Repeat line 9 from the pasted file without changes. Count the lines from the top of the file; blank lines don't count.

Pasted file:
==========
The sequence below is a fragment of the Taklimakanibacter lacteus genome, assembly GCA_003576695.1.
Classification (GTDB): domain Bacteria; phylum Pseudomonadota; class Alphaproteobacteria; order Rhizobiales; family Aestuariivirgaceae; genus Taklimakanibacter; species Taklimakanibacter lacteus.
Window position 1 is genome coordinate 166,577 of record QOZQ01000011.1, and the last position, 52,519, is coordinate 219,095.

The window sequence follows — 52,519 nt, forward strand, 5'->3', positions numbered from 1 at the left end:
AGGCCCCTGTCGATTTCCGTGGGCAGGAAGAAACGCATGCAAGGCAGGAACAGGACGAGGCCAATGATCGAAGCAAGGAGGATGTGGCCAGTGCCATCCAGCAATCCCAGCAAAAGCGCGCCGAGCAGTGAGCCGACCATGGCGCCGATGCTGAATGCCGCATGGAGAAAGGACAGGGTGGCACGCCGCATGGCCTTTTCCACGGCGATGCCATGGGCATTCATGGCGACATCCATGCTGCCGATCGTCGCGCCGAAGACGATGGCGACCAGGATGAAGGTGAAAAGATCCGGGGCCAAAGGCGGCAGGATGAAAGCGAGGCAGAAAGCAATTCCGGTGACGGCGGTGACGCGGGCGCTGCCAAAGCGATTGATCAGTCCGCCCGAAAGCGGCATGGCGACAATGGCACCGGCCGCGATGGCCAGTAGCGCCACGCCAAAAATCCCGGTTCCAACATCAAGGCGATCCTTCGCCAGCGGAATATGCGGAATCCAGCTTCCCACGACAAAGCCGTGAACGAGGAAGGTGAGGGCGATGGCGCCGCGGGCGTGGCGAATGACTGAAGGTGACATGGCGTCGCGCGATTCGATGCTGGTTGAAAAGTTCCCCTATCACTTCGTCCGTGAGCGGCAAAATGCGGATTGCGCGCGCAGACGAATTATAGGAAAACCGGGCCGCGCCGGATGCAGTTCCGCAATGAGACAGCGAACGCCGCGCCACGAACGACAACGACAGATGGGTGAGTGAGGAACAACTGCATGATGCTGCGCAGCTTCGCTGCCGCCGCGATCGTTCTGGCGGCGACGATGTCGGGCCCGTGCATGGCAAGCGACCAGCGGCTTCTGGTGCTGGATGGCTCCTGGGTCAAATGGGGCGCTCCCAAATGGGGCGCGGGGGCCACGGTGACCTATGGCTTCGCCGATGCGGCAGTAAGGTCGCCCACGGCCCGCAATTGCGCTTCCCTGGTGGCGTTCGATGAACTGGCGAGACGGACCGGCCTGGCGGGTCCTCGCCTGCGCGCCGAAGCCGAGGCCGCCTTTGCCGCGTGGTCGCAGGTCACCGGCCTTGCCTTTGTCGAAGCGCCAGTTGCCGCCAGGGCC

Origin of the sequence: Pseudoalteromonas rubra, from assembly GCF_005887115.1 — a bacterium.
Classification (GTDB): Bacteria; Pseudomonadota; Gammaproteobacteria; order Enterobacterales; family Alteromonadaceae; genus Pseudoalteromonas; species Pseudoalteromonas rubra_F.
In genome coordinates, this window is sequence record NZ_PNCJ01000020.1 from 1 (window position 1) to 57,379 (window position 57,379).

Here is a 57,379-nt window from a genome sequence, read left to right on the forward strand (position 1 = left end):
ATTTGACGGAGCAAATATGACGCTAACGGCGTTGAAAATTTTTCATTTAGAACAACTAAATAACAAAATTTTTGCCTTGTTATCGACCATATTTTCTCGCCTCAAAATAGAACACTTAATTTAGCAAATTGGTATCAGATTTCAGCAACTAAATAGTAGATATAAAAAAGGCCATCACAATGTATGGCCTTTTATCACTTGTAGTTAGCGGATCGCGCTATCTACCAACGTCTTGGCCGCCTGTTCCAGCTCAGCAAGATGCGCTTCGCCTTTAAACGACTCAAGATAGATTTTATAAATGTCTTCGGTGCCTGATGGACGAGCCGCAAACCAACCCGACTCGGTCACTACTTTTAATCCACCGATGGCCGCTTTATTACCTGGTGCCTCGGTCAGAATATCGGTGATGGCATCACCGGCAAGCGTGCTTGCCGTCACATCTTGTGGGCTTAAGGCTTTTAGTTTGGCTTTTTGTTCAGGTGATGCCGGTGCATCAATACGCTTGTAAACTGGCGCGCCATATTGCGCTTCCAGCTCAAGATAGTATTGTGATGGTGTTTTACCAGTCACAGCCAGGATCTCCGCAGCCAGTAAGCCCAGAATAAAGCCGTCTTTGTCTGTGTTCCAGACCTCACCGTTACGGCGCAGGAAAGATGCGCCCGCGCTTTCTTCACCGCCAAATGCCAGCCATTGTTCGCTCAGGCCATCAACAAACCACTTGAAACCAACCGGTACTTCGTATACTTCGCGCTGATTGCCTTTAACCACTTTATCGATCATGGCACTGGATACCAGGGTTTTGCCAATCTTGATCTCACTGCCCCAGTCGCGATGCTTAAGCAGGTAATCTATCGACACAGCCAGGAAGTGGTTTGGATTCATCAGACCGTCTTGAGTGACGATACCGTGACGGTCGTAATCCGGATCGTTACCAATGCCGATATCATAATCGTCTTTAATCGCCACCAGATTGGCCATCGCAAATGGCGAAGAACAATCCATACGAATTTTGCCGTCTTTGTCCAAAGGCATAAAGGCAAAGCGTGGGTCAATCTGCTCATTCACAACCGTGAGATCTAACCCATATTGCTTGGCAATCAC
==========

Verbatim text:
Here is a 57,379-nt window from a genome sequence, read left to right on the forward strand (position 1 = left end):